According to a statement, published today, Ahrar al-Sham refuses to participate in peace talks between the Syrian government and the opposition in Astana.
On Wednesday, one of the main Syrian militant groups, Ahrar al-Sham, announced that it will not participate in peace talks between the ‘moderate’ opposition and the Syrian government, which should take place in the Kazakhstan capital of Astana next week.
According to a statement of the group, it has taken a decision not to attend the negotiations due to the “lack of implementation of the ceasefire,” which came into force on December 30, 2016, as well as because of ongoing airstrikes of the Russian Aerospace Forces in Syria.
Astonishing: Ahrar al-Sham says it won’t attend Astana because, among other reasons, it doesn’t want to isolate Al Qaeda’s Fateh al-Sham JFS pic.twitter.com/acqqLxT0u9
— Hassan Hassan (@hxhassan) January 18, 2017
Ahrar al-Sham was in the list of militant groups, which signed the ceasefire deal through the intermediary of Russia and Turkey last month. Despite the truce, which covers the main part of the country, fighting still continues in some areas of the Syrian Arab Republic. However, the ceasefire allowed Russia, Iran and Turkey to organize the peace talks in Astana, which should start next Monday.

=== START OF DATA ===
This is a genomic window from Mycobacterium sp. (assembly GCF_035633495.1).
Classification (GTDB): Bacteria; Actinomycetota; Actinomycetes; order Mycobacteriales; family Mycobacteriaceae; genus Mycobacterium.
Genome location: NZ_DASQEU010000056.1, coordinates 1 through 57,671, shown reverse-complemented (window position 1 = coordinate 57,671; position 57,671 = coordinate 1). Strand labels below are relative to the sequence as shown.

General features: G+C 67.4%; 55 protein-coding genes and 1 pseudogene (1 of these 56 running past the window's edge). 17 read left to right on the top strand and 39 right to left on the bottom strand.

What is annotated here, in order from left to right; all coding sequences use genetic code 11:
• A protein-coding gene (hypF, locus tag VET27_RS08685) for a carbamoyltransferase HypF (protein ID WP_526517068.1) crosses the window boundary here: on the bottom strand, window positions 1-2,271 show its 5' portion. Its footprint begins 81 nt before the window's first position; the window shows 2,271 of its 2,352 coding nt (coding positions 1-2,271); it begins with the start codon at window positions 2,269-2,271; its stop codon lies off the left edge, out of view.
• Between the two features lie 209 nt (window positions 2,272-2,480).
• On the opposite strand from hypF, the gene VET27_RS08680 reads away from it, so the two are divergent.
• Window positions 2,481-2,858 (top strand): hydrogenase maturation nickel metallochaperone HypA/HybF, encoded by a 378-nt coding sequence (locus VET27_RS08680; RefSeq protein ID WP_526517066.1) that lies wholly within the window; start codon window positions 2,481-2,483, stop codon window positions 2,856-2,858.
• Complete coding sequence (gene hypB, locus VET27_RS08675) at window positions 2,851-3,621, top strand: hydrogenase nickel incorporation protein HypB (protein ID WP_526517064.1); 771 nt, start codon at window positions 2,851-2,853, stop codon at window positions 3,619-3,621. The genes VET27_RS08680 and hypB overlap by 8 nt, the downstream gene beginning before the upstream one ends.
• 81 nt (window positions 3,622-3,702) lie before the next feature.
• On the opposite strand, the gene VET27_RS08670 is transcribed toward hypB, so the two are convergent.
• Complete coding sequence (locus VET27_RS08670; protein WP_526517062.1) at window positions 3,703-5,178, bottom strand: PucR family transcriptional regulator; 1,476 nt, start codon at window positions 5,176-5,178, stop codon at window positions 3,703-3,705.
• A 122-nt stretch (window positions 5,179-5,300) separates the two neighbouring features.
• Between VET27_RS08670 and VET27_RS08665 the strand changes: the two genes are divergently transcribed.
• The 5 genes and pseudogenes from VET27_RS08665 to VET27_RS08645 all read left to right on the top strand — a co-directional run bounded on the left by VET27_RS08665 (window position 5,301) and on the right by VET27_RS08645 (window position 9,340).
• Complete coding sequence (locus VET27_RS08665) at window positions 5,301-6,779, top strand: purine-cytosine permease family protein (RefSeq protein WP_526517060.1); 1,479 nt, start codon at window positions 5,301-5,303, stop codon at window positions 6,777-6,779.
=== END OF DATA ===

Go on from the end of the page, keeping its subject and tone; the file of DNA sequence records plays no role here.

According to the Ahrar al-Sham’s statement, an offensive of the Syrian Army on Wadi Barada, the main source of water for Damascus, located 15 kilometers (10 miles) to the northwest of the country’s capital, is another reason for the group to refuse to take part in the talks.
Last month, after mains water supplies to Damascus were cut, as militants polluted the water with diesel, Syrian troops launched the attack on Wadi Barada in order to return control over the area.
At the same time, Ahrar al-Sham said that it supports other militant groups, which will be represented at the Astana talks.
Reportedly, Mohammad Alloush, a prominent figure of the Jaish al-Islam coalition of Islamist groups, previously known as Liwa al-Islam (Brigade of Islam), will head a ‘military delegation,’ consisting of about eight people, backed by nine legal and political advisors from the High Negotiations Committee group.